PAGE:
Friday, November 7, 2008

Hot Dogs in the Context of Your Mother

So, awhile back L'Afro and I were discussing 500-word essays, for some reason. We assigned topics to each other and flippin, and only flippin ever wrote his, to my knowledge. (L'Afro, apologies if you wrote yours and I forgot I saw it.)

The point is, I haven't read flippin's yet because it came with the caveat: "Don't read this until you've written yours."

After faithfully not reading his essay, titled "The State of the Universe in the Context of Robot Slaves, or: Where's my electronic manservant? or: You are not my mother!  You are a Snort!", for more than a year, I have determined that I don't really want to wait any longer. Understandably, I hope, now that you've read his title. So here's mine.

Hot Dogs in the Context of Your Mother

As with many foods, I experienced my first hot dog in my mother's house. Probably cut up in tiny pieces on a plate by itself, the way I watched my cousin deliver a hot dog to his daughter only last week. 


I imagine that was also where I determined I liked ketchup and not mustard; I am making this assumption based on the fact that it was also where I determined I liked wheat chili and not any chili with beans or spice - it follows.


I digress.


Mom had this desire, as I was growing up, for her children to learn to cook. After all, she was a relatively well-known cook throughout our social community, shouldn't her children at least know how to fend for themselves? So started "each kid cooks once a week." That was pretty short-lived, but it didn't end before the rule sprouted up that I couldn't make French toast and hot dogs every time. Apparently I was supposed to learn to cook other things - don’t worry, now I can make macaroni and cheese, too. As in, more than one kind. And stuffed peppers and rice pudding.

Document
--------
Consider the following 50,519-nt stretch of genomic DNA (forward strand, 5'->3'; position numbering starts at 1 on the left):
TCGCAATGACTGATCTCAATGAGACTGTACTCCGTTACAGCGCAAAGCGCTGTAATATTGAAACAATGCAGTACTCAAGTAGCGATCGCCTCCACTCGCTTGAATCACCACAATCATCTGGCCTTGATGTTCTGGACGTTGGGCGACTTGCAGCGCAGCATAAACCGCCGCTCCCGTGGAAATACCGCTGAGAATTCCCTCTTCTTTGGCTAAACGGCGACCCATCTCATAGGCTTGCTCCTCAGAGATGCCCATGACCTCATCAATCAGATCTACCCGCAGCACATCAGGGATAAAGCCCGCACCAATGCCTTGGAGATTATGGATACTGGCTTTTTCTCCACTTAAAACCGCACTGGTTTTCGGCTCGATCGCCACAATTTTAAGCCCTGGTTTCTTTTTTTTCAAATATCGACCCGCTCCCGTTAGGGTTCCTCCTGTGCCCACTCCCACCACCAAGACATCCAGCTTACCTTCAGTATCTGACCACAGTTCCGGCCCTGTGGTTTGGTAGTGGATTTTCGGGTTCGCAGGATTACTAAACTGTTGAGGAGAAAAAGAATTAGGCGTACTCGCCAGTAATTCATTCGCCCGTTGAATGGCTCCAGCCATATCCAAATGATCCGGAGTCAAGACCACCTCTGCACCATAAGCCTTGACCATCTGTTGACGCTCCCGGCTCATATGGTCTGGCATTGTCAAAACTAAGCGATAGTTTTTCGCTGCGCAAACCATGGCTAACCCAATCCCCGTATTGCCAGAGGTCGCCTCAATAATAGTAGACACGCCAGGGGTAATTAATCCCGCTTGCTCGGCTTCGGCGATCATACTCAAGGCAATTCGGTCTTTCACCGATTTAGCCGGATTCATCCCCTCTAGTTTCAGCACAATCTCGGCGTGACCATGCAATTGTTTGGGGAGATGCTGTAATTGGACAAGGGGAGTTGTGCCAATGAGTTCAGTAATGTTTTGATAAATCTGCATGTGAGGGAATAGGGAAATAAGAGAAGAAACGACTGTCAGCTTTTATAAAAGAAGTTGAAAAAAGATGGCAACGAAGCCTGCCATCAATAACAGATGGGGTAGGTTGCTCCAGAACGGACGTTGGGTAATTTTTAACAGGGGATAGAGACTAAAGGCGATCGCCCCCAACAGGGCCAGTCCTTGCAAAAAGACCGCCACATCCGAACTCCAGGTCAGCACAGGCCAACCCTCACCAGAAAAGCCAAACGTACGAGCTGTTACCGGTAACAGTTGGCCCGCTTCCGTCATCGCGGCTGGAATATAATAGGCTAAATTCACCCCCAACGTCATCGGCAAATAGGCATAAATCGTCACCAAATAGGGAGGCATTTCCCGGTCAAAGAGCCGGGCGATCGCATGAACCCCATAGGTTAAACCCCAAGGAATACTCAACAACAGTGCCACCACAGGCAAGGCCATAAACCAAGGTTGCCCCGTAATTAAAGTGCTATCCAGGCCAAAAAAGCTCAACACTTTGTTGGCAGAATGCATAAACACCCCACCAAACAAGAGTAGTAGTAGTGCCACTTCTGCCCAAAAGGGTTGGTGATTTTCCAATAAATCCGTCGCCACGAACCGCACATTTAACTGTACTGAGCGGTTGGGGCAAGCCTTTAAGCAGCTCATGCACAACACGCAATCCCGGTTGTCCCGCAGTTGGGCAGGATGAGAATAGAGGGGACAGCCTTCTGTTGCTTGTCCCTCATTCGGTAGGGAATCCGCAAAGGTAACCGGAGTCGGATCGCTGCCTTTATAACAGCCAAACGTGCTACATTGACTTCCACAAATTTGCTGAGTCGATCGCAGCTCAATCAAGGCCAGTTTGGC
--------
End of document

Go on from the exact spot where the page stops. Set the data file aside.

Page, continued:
But fast forward to college, the time in my life to which these cooking lessons were pointed. Er ... the first time I would have to utilize those skills, anyway.


My staple foods in college were eggs, French toast, quesadillas and hot dogs, but I'm just saying. Sorry, Mom. 


Then I learned to broil the hot dogs on the oven rack - grilling for inside! - which sort of shot any extra effort from that point forward. That was a revolutionary point in my cooking life that Mom should be proud of. My life was enriched, though, when I discovered New York hot dogs and Nathan's hot dogs. It was a whole new world. Cooking began to mean something, that "something" consisting mostly of 100% beef, onions, sauerkraut and the tentative advent of my mustard affinity.


Nathan’s are the gourmet of all hot dogs, but they cost between $4-5 per package of eight. Too bad I don’t like other kinds of hot dogs anymore, and don’t make fun of me because this is worth it to me. My mom does, though. Last year for my birthday, she bought me a package of them and some for dinner. She didn’t think they were worth it.


Think about it, though. A package of eight hot dogs for $4-5 dollars. I stopped in a Phoenix airport recently and picked up a Nathan’s hot dog and fries for $3 each last weekend ($3 for the hot dog and $3 for the fries). Turned out it wasn’t any better than my packaged stuff, at only fifty cents per quality dog!


I guess the moral of this story is that my mom doesn’t really have a lot to do with hot dogs in my life, but she loves me and I love hot dogs, so sometimes they cross paths. I think that will suffice.

1 comment:

LJ said...

Still. I still haven't written mine.